VH1’s Cartel Crew is one of the most controversial things on TV right now. Some people are utterly scandalized by the fact that young people with roots in organized crime are on the small screen as they try to step away from their illegal roots. Many feel that it makes organized crime seem cooler. It’s not the first time a show, miniseries, or movie has shown this world, but should we be watching this? For that matter, should Cartel Crew even be allowed on TV? Detractors certainly think not. Fans are outraged by the idea of booting their favorite guilty pleasure. We’ll take a look at the facts behind this type of programming.
A Deeper Look at The Arguments Against Cartel Crew
Taking on the children of criminal syndicates is certainly almost brave on the surface. Speaking out about seeing programs that glamorize things you think are wrong is your right, but doing so when the people involved on the other end may be dangerous is a risk. Then again, all the young people on this show are publicly trying to move away from their criminal roots to make legitimate lives for themselves. While some people would undoubtedly argue that they seem to come back to the subject often and even glamorize their pasts at times, that’s only debatably a problem. First, we’d like to point out that repressing your past has a way of coming back to bite you later. There’s catharsis in being able to talk about the terrors and traumas of our history. However, most people don’t do so on TV.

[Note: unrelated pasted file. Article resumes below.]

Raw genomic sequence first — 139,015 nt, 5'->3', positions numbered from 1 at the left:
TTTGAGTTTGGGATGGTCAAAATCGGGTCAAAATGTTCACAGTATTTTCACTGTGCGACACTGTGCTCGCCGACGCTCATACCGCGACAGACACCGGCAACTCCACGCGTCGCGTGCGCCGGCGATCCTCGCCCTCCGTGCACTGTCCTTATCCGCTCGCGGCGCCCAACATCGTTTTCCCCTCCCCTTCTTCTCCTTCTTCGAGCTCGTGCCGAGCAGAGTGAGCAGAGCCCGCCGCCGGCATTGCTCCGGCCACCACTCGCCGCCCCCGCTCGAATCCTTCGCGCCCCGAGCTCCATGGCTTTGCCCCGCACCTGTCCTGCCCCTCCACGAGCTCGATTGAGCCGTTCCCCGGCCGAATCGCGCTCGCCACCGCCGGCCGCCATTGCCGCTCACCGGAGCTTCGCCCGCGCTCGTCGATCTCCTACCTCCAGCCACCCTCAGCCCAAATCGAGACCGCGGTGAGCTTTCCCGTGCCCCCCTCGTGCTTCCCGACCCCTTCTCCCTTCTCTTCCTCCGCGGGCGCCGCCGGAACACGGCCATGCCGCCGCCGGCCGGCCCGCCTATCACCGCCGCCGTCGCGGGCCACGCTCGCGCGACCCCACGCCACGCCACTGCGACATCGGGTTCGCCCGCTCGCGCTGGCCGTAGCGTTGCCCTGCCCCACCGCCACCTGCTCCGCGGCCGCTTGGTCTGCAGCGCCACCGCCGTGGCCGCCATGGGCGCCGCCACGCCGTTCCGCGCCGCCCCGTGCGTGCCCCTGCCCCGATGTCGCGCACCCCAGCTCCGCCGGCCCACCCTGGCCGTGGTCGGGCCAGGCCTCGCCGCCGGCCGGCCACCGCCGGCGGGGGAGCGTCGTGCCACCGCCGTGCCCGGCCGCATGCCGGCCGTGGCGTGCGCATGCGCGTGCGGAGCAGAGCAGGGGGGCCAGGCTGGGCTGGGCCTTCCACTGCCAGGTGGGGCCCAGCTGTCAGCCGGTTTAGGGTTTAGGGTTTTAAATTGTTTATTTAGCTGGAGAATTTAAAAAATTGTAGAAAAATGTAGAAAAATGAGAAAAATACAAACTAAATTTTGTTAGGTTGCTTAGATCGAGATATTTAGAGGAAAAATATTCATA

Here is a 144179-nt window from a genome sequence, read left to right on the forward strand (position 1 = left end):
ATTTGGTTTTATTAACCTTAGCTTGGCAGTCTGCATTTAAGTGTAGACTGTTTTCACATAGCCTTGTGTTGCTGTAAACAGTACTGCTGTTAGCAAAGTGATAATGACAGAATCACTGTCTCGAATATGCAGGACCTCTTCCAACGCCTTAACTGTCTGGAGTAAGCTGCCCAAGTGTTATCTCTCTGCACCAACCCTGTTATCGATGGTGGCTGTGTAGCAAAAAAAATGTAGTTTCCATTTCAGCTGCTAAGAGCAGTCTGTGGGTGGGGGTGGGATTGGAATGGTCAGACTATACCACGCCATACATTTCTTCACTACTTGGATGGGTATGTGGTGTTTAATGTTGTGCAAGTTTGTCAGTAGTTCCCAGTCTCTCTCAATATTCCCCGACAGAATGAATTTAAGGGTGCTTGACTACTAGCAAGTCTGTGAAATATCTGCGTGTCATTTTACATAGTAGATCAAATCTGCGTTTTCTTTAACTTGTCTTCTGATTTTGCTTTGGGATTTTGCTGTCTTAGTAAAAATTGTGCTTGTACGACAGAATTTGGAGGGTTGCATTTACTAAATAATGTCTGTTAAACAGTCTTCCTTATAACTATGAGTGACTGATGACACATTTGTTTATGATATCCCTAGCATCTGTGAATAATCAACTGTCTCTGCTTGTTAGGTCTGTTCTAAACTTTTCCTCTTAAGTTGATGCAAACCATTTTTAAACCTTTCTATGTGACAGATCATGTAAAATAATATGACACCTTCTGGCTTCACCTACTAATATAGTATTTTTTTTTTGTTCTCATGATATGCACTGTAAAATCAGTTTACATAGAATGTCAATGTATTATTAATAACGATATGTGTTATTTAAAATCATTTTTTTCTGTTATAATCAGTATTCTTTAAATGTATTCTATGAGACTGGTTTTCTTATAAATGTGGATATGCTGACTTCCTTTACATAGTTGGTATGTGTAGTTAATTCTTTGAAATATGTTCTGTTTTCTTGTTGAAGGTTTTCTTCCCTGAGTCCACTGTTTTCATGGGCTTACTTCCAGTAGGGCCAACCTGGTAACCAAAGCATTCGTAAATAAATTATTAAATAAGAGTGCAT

Secondly, it’s hard to hide who you are when your parents are famous. It’s not as though a guy named ‘Michael Corleone’ is going to skirt by unnoticed. He could change his name, but is it fair to ask someone to give up their identity for the comfort of others? These people aren’t in witness protection. None of them are facing charges for involvement in crimes as far as we know. Yet they are certainly seeing the backlash from their families’ actions.
Is It Wrong?
If we’re going to ask the question, is it wrong for them to air their opinions and stories on TV, we have to ask the same of the other side. Here in the USA, we allow the KKK to have public parades and burn crosses, and we allow black and Jewish protesters (among many others) to speak out against them. We permit the Westboro Baptist Church to spill their guts online and protest at funerals where others are mourning. Is this very different?
Additionally, we must consider that it’s a slippery slope. Telling one group who may have done wrong, or the people around them, that their voices must stay silent, even with the best intentions, sets a dangerous precedent. If it’s okay to silence the Cartel Crew, then is it also okay to silence the victims of their parents to keep these stories out of the media entirely? Moreover, if those things are acceptable, then who can we silence next because we don’t like what they have to say?
When some of us were children, we only had perhaps three or four stations to choose from on TV and no internet to speak of. We decided what we wanted to watch, or we turned on the radio, went out to play, read a book, or did crafts. Today, there are a million choices. However, it’s fundamentally the same. When you sit down to watch a show or allow your children to view, you are making a choice. Personal responsibility dictates that you hold the remote, and therefore it’s up to you whether you see a show like Cartel Crew.